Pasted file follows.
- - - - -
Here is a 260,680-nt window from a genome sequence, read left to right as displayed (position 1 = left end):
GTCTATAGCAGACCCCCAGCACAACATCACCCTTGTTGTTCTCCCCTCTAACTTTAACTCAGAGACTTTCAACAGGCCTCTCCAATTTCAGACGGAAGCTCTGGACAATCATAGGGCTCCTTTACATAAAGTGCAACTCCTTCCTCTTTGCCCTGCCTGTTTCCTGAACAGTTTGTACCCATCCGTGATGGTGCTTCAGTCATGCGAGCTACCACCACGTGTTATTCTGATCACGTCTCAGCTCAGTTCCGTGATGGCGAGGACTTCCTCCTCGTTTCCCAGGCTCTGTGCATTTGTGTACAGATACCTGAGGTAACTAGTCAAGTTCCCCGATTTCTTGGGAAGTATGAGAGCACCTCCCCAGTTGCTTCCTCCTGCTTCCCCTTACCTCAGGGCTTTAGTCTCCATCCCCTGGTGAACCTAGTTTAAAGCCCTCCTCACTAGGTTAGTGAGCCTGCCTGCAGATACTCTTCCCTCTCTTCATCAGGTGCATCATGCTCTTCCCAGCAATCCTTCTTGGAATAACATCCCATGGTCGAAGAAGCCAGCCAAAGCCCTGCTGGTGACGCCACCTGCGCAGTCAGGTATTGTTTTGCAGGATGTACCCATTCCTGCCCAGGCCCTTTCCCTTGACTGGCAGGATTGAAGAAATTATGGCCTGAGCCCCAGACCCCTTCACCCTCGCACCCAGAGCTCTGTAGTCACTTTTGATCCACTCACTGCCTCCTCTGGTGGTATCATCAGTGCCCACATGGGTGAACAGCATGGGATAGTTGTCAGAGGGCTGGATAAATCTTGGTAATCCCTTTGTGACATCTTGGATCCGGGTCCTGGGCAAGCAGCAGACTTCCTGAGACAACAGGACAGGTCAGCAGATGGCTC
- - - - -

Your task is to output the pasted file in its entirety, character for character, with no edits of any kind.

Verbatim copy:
Here is a 260,680-nt window from a genome sequence, read left to right as displayed (position 1 = left end):
GTCTATAGCAGACCCCCAGCACAACATCACCCTTGTTGTTCTCCCCTCTAACTTTAACTCAGAGACTTTCAACAGGCCTCTCCAATTTCAGACGGAAGCTCTGGACAATCATAGGGCTCCTTTACATAAAGTGCAACTCCTTCCTCTTTGCCCTGCCTGTTTCCTGAACAGTTTGTACCCATCCGTGATGGTGCTTCAGTCATGCGAGCTACCACCACGTGTTATTCTGATCACGTCTCAGCTCAGTTCCGTGATGGCGAGGACTTCCTCCTCGTTTCCCAGGCTCTGTGCATTTGTGTACAGATACCTGAGGTAACTAGTCAAGTTCCCCGATTTCTTGGGAAGTATGAGAGCACCTCCCCAGTTGCTTCCTCCTGCTTCCCCTTACCTCAGGGCTTTAGTCTCCATCCCCTGGTGAACCTAGTTTAAAGCCCTCCTCACTAGGTTAGTGAGCCTGCCTGCAGATACTCTTCCCTCTCTTCATCAGGTGCATCATGCTCTTCCCAGCAATCCTTCTTGGAATAACATCCCATGGTCGAAGAAGCCAGCCAAAGCCCTGCTGGTGACGCCACCTGCGCAGTCAGGTATTGTTTTGCAGGATGTACCCATTCCTGCCCAGGCCCTTTCCCTTGACTGGCAGGATTGAAGAAATTATGGCCTGAGCCCCAGACCCCTTCACCCTCGCACCCAGAGCTCTGTAGTCACTTTTGATCCACTCACTGCCTCCTCTGGTGGTATCATCAGTGCCCACATGGGTGAACAGCATGGGATAGTTGTCAGAGGGCTGGATAAATCTTGGTAATCCCTTTGTGACATCTTGGATCCGGGTCCTGGGCAAGCAGCAGACTTCCTGAGACAACAGGACAGGTCAGCAGATGGCTC